This volume examines political and cultural mobilisation in the face of industrialised mass death during the First World War. Comparing Britain, France, Germany, Italy and Austria-Hungary, it generates arguments on mobilisation and 'total war' which have wider relevance. It explores 'national ideals' which cast the war as a crusade, the inclusive 'self-mobilisation' of sectional identities and private organisations behind national efforts, and the exclusion of suspect groups (the 'enemy within') from the mobilisation process. It also highlights the importance, and difficulty, of assessing the limits of mobilisation as well as the differing capacities of the state to sustain it, factors related to prior degrees of national integration and political legitimacy. Mobilisation in this sense was an important factor which determined the outcome and legacy of the war.The four essay subjects suggested were as follows: a#39;The five reasons why you love the little refugee childrena#39;, the signs by ... Even mathematics suffered from the influence of the war. ... 31 It is of course open to question whether teaching of this type was really carried out in the classroom. Methodologically, it is very difficult to break into the privileged world of daily relationships between teacher and pupilanbsp;...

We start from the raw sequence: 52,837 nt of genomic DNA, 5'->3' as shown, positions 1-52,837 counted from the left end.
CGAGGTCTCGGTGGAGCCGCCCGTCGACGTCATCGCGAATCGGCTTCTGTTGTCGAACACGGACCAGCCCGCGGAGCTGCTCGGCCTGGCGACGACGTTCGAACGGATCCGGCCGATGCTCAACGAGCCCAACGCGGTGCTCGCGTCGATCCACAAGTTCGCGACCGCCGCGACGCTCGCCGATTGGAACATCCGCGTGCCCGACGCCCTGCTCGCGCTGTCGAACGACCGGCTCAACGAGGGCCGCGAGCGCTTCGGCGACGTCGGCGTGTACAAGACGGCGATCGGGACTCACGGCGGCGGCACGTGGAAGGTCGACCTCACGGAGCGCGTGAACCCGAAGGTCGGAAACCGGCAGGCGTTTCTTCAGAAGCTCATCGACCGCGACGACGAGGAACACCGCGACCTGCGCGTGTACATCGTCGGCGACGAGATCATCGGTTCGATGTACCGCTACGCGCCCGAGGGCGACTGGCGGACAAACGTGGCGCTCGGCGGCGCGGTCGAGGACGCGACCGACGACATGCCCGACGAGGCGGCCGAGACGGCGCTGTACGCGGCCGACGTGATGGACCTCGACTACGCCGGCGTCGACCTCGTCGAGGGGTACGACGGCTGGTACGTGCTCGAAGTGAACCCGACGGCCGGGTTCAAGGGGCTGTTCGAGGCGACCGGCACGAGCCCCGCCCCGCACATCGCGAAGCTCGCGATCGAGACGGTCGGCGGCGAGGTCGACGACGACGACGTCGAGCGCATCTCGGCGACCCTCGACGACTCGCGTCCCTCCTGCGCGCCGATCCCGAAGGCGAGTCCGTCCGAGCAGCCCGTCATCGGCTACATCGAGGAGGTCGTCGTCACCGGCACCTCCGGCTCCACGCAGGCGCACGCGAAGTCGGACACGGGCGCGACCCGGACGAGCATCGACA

|Title||:||State, Society and Mobilization in Europe During the First World War|
|Publisher||:||Cambridge University Press - 2002-08-08|